Exponent and the Notorious RBG
This is the story of how the home teaching program, true charity, and an immigrant introduced Ruth Bader Ginsburg to Mormon feminism.
My parents moved to the Washington DC suburbs fifteen years ago. Soon afterward, they became acquainted with a family in their ward: a woman (I’ll call her Gloria), her elderly mother, and her teenage son. They were immigrants from West Africa and the family struggled with issues of severe healthcare problems, eldercare, a language barrier, and finances. My parents have always taken home/visiting teaching seriously and when my dad was called as their home teacher, he went to work. He began making them dinner–always at least once a week, usually two or three times–and dropping it off at their apartment. He never talked about it much, but it became an important part of his life and over the following ten years, those dinners continued and my parents and Gloria became close friends.
Gloria supported her family as a house cleaner for residents of the Watergate Hotel. She confided in my dad that one of the apartments she cleaned was for Ruth Bader Ginsburg. And not only had she met RBG, but RBG was friendly with her and they talked sometimes as Gloria worked. Gloria told RBG about her faith and RBG told Gloria that she had some Mormon friends and had a lot of respect for them.
My father, who regularly disagrees with me politically and religiously, loves me. So the first thing he asked is if Gloria could get me in to meet RBG. He really believed this might be possible and Gloria asked, but of course the Secret Service said no. So instead he asked if, during one of their conversations, Gloria could tell RBG about Exponent II. Gloria already knew all about Exponent–my parents subscribe and they had shown her copies of it and told her about their Mormon feminist daughter. I don’t think Gloria considers herself a Mormon feminist, but she agreed to be the missionary to spread the good word to the Supreme Court icon.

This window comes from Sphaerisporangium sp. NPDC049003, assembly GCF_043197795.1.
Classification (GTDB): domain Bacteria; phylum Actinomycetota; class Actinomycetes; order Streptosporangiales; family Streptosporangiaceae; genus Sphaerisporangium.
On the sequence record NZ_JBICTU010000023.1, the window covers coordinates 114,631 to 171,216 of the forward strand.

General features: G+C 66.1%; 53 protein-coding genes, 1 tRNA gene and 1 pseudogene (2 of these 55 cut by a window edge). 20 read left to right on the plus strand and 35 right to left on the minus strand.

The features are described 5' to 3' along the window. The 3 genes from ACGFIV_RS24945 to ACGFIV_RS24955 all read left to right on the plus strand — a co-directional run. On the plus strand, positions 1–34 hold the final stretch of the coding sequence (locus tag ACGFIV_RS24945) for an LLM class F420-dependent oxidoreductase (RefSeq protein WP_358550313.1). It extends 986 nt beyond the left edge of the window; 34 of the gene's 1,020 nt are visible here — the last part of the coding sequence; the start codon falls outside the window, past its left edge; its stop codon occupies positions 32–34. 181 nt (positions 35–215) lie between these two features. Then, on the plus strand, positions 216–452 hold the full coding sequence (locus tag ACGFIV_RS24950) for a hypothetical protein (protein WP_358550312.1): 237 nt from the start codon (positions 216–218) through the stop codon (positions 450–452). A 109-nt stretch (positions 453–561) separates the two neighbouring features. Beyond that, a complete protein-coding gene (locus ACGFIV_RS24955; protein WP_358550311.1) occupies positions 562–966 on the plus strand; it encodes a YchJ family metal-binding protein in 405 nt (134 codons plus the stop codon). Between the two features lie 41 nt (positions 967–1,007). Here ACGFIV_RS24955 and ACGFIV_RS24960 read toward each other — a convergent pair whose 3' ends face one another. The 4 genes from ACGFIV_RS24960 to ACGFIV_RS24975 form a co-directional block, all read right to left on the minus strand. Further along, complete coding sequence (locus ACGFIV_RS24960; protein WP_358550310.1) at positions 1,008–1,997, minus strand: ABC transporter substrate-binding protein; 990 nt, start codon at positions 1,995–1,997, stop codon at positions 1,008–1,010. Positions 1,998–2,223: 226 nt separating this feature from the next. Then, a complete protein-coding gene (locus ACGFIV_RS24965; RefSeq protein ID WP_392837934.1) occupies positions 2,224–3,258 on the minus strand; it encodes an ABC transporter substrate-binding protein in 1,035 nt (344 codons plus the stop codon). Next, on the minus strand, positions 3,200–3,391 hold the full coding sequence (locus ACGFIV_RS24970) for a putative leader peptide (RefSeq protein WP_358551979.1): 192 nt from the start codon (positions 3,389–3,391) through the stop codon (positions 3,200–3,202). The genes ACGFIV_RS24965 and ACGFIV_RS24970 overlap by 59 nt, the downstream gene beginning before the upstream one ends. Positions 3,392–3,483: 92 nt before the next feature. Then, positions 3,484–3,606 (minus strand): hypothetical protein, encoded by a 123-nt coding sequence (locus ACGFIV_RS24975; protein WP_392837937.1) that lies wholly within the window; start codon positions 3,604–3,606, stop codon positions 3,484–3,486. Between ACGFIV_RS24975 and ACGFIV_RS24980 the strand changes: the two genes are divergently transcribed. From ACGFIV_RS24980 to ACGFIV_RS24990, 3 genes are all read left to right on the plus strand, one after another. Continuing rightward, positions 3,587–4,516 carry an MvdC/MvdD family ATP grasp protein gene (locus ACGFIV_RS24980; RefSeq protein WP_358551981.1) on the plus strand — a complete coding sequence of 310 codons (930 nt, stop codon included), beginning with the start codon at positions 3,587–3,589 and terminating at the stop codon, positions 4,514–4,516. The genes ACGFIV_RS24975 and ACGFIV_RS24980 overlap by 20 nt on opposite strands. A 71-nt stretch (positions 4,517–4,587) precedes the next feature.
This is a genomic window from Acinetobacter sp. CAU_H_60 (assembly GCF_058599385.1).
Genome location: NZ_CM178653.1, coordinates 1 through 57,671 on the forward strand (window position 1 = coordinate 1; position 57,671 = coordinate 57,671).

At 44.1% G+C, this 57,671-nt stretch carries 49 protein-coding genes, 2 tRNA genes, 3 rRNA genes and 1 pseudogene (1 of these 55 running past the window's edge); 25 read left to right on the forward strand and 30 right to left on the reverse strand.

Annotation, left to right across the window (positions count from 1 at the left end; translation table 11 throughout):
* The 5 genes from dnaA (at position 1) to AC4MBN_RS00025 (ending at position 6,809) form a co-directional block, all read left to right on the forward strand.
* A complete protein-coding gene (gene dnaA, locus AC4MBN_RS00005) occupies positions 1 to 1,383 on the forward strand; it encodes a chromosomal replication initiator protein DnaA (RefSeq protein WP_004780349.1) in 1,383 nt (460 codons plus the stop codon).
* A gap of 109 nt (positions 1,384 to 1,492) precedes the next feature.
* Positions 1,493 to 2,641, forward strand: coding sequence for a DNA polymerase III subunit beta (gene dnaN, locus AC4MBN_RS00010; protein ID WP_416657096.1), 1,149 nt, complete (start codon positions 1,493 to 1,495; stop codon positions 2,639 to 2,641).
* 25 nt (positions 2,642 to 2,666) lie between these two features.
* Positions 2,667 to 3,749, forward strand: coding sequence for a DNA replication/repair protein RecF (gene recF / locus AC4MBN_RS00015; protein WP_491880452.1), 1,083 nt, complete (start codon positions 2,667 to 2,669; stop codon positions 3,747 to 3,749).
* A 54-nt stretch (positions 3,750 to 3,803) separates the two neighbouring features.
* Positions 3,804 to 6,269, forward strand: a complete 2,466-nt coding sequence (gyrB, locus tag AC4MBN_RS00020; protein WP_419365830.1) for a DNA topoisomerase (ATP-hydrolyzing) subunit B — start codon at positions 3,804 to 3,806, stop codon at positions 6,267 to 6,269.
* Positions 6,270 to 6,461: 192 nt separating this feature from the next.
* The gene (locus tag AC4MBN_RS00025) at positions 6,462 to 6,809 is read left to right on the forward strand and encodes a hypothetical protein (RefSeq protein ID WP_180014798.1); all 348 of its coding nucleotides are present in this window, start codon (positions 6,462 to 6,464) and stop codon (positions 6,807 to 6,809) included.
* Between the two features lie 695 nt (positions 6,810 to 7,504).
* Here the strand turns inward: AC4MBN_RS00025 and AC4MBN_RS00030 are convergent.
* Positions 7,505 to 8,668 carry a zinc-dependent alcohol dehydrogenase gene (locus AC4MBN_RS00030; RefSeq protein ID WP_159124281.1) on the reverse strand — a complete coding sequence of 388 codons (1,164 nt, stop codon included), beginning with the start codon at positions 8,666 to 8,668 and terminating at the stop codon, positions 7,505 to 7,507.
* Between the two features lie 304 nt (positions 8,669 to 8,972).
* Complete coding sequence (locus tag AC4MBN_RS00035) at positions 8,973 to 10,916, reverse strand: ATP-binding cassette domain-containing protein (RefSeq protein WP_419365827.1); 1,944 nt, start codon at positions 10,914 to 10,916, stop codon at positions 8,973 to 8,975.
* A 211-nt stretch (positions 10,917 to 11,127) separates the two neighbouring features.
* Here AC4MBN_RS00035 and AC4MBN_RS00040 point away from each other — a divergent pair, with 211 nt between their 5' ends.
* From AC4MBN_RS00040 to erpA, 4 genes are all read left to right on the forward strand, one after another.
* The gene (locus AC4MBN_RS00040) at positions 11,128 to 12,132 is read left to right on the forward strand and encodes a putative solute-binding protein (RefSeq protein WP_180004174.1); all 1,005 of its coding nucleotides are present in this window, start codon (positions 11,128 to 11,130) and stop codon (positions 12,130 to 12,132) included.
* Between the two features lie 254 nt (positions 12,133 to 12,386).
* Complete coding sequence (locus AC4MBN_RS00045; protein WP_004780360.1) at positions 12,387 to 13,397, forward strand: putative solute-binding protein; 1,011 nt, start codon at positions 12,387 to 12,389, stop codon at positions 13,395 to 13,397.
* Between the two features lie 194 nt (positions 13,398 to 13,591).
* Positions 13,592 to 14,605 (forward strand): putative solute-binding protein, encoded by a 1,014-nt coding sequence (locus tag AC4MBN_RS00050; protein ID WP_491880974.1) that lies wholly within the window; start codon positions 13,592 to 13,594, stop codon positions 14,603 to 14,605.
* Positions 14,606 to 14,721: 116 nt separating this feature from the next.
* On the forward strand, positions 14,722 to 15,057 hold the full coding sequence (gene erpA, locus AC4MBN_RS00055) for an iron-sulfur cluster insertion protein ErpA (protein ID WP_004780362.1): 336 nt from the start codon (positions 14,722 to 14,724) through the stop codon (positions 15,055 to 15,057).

So Gloria told Ruth Bader Ginsburg about Mormon feminism and about Exponent II. RBG had many questions. So many questions. She was quite taken with the movement and delighted to learn about it. Gloria told her, “They asked me to tell you thank you” And RBG smiled and said, “You’re welcome. Tell them to keep up the good work.”
Those words have meant a lot to me over the years. Knowing that one of my heroes thought my work was worthwhile got me through some dark, hopeless times. They are the words that rang through my head this morning as I pulled myself out of bed with a headache and puffy eyes from crying. Keep up the good work. Make sure your work is good. There isn’t a woman in the United States whose life hasn’t been improved by Justice Ginsburg’s good work. So while I felt like lying on the couch and doom-scrolling all day, instead I put on my walking shoes and contacted my local precinct chair for a job to do.
Let’s pick up her torch and get to work. Justice needs us. And the Justice needs us.